Other picture books were more confrontational. Fungus the Bogeyman (1977) created an unlikely hero from a world dominated by bodily functions at their most basic. Darkly humorous, it both delighted and appalled, according to taste. The Tin-Pot Foreign General and the Old Iron Woman (1984) was a lacerating attack on what he saw as the folly and bogus rhetoric occasioned by the Falklands War. Before that, When the Wind Blows (1982) was an equally angry reaction to current government advice on how best to survive a nuclear attack. It describes in comic strip how a retired husband and wife, closely based on his parents, attempt to manage after a nuclear explosion. Not realising that what worked during the last war was now sadly inappropriate, their inevitable fate is both shocking and moving.
The same couple also appears in Ethel & Ernest (1998), a beautifully conceived and moving account, also in comic strip, of marriage, old age and death. Aimed at an audience of all ages, this was social history at its most beguiling. Also featuring the young Raymond first as a baby and later as a defiantly long-haired art student, it touched briefly on his own marriage and his move to Sussex.
Visiting Briggs at his home was an experience. Two life-size paper-mache models in the front room made by his friend and former student, the illustrator Alan Baker, depicted in lurid comic detail a bent and twisted Briggs prematurely hooked up to a catheter. A cupboard door bore a mural of his parents, with many other pictures of them elsewhere, and plastic relief of Fungus the Bogeyman overlooked an adjoining lavatory. Cartoons covered the wall plus inconsequential headlines gleefully cut out from the local paper. Visitors climbing upstairs passed five completed jigsaw puzzles of the Queen Mother. The opposite wall sported sawn-off blue plastic pipe coverings, originally left in the road by the Gas Board, now clustered together in a single frame as a take-off of the sort of modern art he abhorred.
Briggs worked each day on a large desk overlooking the Sussex Weald, doing everything, including all the lettering, by hand and never touching a computer. Abandoning ink outlines in his later work, he began making photocopies of drawings and then applying colour. His leisure time was spent in the house of Liz Benjamin, his partner for over 40 years until her death in 2015. A recently separated primary school teacher when they first met, she lived in the neighbouring village of Plumpton.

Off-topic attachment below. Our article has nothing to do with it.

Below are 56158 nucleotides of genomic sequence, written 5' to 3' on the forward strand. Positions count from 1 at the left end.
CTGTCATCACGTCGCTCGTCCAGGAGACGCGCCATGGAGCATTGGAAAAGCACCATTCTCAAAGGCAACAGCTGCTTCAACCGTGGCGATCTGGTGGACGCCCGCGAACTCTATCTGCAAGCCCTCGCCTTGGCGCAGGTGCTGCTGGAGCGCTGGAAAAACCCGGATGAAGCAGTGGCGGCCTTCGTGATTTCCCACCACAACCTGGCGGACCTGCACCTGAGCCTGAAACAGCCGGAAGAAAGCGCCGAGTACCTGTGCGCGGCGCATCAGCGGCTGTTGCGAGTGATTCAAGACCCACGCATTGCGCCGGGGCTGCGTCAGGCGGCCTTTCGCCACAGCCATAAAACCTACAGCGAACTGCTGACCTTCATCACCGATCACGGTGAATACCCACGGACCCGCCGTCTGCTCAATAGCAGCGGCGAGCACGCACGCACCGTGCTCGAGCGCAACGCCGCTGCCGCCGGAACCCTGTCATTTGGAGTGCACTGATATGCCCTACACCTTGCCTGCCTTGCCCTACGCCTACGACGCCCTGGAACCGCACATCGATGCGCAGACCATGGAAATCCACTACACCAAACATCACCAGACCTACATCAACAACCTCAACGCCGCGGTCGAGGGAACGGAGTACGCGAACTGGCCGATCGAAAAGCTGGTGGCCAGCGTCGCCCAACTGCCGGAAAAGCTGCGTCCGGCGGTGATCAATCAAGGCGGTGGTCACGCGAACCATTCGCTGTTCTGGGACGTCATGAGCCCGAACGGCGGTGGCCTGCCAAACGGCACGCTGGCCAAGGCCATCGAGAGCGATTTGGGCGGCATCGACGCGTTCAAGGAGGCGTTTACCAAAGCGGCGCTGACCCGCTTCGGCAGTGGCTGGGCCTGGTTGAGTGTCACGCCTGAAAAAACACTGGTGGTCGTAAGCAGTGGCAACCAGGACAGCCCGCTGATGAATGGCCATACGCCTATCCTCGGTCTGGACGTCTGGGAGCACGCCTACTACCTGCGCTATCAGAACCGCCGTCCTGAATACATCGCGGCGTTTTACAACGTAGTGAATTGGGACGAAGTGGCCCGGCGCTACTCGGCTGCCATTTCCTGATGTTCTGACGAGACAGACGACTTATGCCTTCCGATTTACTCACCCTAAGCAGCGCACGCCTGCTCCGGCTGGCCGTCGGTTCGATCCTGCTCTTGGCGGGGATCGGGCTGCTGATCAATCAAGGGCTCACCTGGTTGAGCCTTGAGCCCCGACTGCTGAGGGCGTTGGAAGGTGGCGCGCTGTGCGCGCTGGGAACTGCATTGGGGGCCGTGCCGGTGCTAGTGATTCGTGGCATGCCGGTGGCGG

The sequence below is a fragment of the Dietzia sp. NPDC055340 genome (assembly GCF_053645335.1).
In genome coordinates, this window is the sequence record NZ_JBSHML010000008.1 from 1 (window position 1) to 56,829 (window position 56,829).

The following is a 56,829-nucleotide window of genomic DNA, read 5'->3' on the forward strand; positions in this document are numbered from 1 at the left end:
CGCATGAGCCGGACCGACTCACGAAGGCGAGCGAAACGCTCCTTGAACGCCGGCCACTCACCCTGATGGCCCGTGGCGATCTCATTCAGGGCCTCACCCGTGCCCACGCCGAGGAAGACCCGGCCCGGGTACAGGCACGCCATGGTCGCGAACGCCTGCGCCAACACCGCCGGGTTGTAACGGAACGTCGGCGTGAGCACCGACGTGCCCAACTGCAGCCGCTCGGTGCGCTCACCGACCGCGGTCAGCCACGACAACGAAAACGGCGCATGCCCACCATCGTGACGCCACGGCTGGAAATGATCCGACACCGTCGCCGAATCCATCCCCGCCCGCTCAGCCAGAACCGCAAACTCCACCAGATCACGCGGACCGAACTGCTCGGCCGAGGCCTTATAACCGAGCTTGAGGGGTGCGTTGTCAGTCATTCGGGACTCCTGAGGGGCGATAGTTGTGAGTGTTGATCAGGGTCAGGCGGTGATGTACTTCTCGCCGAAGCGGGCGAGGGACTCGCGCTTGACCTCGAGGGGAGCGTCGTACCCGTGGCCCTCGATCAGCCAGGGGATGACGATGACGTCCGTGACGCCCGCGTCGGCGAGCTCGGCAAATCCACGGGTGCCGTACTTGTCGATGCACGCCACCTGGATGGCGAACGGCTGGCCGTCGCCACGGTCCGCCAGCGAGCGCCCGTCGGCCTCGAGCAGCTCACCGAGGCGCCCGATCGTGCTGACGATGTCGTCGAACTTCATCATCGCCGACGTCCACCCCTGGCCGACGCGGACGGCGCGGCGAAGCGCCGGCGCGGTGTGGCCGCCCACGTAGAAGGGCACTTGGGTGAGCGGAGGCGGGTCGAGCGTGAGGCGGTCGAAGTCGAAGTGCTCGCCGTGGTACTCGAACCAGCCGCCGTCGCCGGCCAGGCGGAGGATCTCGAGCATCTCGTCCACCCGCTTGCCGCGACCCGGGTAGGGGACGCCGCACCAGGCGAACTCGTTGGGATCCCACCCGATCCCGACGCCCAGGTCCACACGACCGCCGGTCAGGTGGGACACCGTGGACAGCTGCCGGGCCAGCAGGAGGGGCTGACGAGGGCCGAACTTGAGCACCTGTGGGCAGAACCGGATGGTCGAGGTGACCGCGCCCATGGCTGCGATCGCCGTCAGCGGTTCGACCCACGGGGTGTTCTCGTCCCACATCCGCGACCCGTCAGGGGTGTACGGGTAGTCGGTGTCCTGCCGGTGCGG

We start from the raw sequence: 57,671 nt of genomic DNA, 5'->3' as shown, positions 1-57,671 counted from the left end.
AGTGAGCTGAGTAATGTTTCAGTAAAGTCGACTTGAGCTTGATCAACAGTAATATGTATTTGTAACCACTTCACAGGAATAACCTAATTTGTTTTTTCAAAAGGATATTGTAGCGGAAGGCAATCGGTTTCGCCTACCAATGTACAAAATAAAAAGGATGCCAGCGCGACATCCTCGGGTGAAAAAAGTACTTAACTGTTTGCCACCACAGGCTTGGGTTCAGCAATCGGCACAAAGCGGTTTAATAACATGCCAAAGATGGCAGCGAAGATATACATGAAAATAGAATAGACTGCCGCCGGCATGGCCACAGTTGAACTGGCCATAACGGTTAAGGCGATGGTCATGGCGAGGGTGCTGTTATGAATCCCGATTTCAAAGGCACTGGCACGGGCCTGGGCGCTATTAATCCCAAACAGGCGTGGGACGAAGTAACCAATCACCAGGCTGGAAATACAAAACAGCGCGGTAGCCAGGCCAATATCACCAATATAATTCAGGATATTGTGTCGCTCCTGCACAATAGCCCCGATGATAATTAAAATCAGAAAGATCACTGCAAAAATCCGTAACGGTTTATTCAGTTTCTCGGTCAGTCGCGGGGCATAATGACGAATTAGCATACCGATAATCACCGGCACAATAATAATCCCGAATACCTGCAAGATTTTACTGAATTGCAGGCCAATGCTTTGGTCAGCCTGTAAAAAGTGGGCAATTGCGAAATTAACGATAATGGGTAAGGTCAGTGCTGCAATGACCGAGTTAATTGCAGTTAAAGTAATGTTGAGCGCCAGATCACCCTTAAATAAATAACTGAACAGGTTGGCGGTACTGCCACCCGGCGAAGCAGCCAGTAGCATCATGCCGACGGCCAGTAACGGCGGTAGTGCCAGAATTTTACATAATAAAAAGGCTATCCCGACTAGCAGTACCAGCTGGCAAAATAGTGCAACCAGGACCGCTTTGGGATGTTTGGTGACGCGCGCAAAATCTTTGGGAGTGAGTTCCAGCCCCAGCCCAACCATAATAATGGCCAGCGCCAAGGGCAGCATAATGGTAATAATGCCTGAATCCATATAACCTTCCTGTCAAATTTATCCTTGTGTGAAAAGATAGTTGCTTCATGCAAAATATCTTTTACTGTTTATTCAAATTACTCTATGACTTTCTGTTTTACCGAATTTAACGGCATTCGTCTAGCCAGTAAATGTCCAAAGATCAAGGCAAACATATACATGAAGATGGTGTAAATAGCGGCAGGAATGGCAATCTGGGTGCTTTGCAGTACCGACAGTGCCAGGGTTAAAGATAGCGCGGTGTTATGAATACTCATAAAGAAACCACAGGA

Enjoying the company of her two children, Briggs was a popular unofficial step-father, more an eccentric friend than any potential authority figure. A three-and-a half surrogate granddaughter once announced at lunch that “Raymond is not a normal person.” Delighted, Briggs declared that this sentiment must one day be recorded on his gravestone. As Liz became seriously ill in later life he was always there for her. When she was forced to move into a home, he drove 30 miles each day to visit, despite being in his eighties and unsteady on his legs.
Living to see some of his works turned into plays and with his Father Christmas character appearing on the Royal Mail’s Christmas stamps, Briggs’ last project was a “big, waffling, formless book full of pictures and quotes about death and old age”. But despite working on it for more than 10 years it never went to publication. Briggs blamed the constant domestic demands on his time for this, but there may also have been a reluctance to part with what was always going to be his final major work.
Yet he did find moments to write regular amusing columns for the Oldie magazine in their monthly Rants series. Here he could happily fulminate against a wide range of modern practices, often harking back instead to his childhood when “the morality of that time consisted in hard work, being respectable and not doing anything too outrageous”.
Briggs won numerous prizes across his career, including the Kurt Maschler Award, the Children’s Book of the Year and the Dutch Silver Pen Award. In February 2017, Briggs was honoured with the BookTrust Lifetime Achievement Award and. In 2012, the illustrator became the first person to be inducted into the British Comic Awards hall of fame.
In 2017, he was named a Commander of the Order of the British Empire (CBE) for services to literature. He is survived by his two step-children and three step-grandchildren.
RaymondBriggs, author and illustrator, born 18 January 1934, died 9 August 2022